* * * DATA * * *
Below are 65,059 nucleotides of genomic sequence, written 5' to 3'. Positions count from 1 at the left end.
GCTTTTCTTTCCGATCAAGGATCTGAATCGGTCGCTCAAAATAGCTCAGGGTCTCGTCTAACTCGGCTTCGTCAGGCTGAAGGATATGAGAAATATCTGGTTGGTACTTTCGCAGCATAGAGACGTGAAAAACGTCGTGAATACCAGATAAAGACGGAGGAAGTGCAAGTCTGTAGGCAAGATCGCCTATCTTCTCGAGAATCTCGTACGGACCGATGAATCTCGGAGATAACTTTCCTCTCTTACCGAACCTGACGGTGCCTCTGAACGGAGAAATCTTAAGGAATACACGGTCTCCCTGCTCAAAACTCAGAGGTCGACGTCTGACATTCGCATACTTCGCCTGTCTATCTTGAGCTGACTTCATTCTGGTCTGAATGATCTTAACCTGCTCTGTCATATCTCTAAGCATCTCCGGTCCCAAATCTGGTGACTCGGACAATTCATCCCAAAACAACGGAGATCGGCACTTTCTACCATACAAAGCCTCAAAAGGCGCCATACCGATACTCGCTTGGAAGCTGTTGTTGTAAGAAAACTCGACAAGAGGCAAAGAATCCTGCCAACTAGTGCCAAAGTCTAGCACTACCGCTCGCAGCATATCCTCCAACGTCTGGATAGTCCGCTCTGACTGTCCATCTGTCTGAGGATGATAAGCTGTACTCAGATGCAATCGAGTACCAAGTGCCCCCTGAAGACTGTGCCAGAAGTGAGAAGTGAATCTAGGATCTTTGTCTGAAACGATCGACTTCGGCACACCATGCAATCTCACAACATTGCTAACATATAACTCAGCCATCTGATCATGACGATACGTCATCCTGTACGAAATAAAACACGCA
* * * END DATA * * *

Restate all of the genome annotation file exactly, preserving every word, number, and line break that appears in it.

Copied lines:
Below are 65,059 nucleotides of genomic sequence, written 5' to 3'. Positions count from 1 at the left end.
GCTTTTCTTTCCGATCAAGGATCTGAATCGGTCGCTCAAAATAGCTCAGGGTCTCGTCTAACTCGGCTTCGTCAGGCTGAAGGATATGAGAAATATCTGGTTGGTACTTTCGCAGCATAGAGACGTGAAAAACGTCGTGAATACCAGATAAAGACGGAGGAAGTGCAAGTCTGTAGGCAAGATCGCCTATCTTCTCGAGAATCTCGTACGGACCGATGAATCTCGGAGATAACTTTCCTCTCTTACCGAACCTGACGGTGCCTCTGAACGGAGAAATCTTAAGGAATACACGGTCTCCCTGCTCAAAACTCAGAGGTCGACGTCTGACATTCGCATACTTCGCCTGTCTATCTTGAGCTGACTTCATTCTGGTCTGAATGATCTTAACCTGCTCTGTCATATCTCTAAGCATCTCCGGTCCCAAATCTGGTGACTCGGACAATTCATCCCAAAACAACGGAGATCGGCACTTTCTACCATACAAAGCCTCAAAAGGCGCCATACCGATACTCGCTTGGAAGCTGTTGTTGTAAGAAAACTCGACAAGAGGCAAAGAATCCTGCCAACTAGTGCCAAAGTCTAGCACTACCGCTCGCAGCATATCCTCCAACGTCTGGATAGTCCGCTCTGACTGTCCATCTGTCTGAGGATGATAAGCTGTACTCAGATGCAATCGAGTACCAAGTGCCCCCTGAAGACTGTGCCAGAAGTGAGAAGTGAATCTAGGATCTTTGTCTGAAACGATCGACTTCGGCACACCATGCAATCTCACAACATTGCTAACATATAACTCAGCCATCTGATCATGACGATACGTCATCCTGTACGAAATAAAACACGCA